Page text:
This trend of centralisation of power has already led to a party’s local district leaders and youth leaders to be neglected. Their importance has diminished due to the advent of social media and electronic media which allows the top leader to reach the masses that are sitting in front of their television or reading the news paper, or even sitting on facebook. Urban party workers are probably the most neglected. Case in point being the Congress party that has lost its charm in urban India, with Rahul Gandhi being more popular than the local Congress district Secretary. Of course Rahul Gandhi is important, but for the average voter who needs street lights and regular water supply, the local party workers who used to go door to door to collect donations were accountable to them since they had donated money to them. Now with the advent of social and electronic media, their importance has diminished since the party ideology can reach the urban voter without the door to door campaign. The accountability was not just because of donations but donations coupled with strong social relations that we see in India, the voter could go right up to the part worker and demand for a solution to a civic need because he would some how be closely linked to the party worker which is why in the first place he had donated money to him/her. Party membership as a percentage of voter population has dropped significantly since 1991, especially among college students. The apathy of voters is one factor, the other being the lack of strong grassroot organisations.

We can see a similar fall out while understanding the nature of political funding of our parties. It has changed from a large number of small donations and is shifting towards one with a small number of large donations. The fall out being the local district party leaders lose their relevance since they are no longer needed for fund generation. But this is a much larger debate on the nature of political funding which we can leave for another time.

On talking to several voters across cities who are going to vote for the BJP I found that they aren’t really aware of who the local candidates are but they know that they are voting for ‘Modi the development man’. Something very similar can be seen in Tamil Nadu where the Chief Minister Jayalalitha has propped up relatively lesser known candidates for the Lok Sabha elections and is asking people to vote for her (and the party) and not specifically the candidate. Candidates are not even allowed to give sound bytes or talk to the media for interviews. This kind of centralisation of power is not a healthy trend since it leads to a kind of autocracy that will strangle political debate and push us towards a monoculture. Tamil Nadu which was a hotbed of political activity during the days of the Dravidian movement is nowhere close to the kind of vibrant political dialogue that it used to see. None of the top engineering colleges and medical colleges have an active political discourse going. Political membership as a percentage of voters in this segment is an all time low and they have leaders who are 35-40 leading the ‘youth’ wing of their parties. The lack of political vibrancy and discourse has led to sycophancy and centralisation of power, the portrayal of CM Jayalalitha as the next Prime Minister is just one of the ways to overcome the lack of political dialogue. Weberian ‘charismatic’ leadership is what we are seeing in both Jayalalitha as well as Modi.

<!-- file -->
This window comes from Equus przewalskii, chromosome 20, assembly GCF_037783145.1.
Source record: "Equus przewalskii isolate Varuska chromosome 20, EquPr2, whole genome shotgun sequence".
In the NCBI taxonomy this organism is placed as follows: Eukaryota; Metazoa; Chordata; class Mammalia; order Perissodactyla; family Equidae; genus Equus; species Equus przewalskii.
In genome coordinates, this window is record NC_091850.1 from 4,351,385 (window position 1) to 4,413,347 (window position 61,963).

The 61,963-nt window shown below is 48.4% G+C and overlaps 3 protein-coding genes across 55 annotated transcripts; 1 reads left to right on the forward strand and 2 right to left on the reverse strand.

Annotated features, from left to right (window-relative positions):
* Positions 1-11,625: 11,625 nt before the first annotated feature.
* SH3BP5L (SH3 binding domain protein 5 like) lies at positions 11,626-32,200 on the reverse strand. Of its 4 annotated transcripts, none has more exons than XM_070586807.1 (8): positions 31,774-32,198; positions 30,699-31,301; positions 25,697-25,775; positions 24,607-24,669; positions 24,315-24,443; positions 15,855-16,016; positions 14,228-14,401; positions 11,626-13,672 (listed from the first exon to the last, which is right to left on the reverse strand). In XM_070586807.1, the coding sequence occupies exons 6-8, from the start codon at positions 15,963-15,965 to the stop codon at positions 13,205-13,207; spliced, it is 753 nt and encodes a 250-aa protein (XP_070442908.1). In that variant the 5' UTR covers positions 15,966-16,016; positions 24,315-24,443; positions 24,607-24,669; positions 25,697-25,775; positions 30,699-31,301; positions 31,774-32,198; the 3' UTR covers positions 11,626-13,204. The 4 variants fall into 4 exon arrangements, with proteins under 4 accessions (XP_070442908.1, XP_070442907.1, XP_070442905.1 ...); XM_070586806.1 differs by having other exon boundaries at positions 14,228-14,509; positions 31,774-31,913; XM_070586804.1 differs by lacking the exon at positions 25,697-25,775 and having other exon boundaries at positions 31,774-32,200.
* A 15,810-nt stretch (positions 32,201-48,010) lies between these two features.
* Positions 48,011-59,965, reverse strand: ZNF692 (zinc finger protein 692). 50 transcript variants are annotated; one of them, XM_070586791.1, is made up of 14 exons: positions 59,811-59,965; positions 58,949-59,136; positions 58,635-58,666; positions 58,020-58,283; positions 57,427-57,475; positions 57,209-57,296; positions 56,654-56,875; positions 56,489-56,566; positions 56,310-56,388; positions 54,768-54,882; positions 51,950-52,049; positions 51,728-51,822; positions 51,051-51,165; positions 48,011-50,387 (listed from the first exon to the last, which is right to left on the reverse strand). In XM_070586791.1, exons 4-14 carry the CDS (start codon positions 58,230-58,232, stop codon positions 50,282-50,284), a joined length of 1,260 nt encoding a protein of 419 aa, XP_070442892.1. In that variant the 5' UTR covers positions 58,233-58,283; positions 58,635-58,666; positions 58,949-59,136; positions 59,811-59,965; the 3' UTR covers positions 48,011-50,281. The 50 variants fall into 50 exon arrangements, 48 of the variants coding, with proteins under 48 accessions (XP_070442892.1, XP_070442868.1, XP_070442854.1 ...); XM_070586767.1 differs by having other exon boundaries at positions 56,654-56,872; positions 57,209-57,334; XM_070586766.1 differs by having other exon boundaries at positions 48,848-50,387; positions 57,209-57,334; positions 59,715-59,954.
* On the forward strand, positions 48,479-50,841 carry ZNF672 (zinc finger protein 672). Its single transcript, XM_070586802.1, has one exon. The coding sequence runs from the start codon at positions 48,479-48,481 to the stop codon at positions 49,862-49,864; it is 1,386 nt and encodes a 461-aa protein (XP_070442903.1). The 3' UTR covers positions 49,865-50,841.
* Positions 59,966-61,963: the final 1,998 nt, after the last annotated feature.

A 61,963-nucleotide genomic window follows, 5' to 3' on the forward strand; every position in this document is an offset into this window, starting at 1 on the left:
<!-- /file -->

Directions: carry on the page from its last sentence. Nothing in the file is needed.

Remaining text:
The Indian socio-political landscape is changing faster than we can adapt. The question this time is whether we have adapted before the political landscape has fully changed. The results to these questions will come along with the results of the elections and a full fledged analysis of the effectiveness of all the election spending is something that we are all eagerly awaiting. Till then, lets tweet , retweet and definitely vote!

Rohith Nathan has not disclosed his affiliation; the official record however informs that he was a former student at the Department of Socioology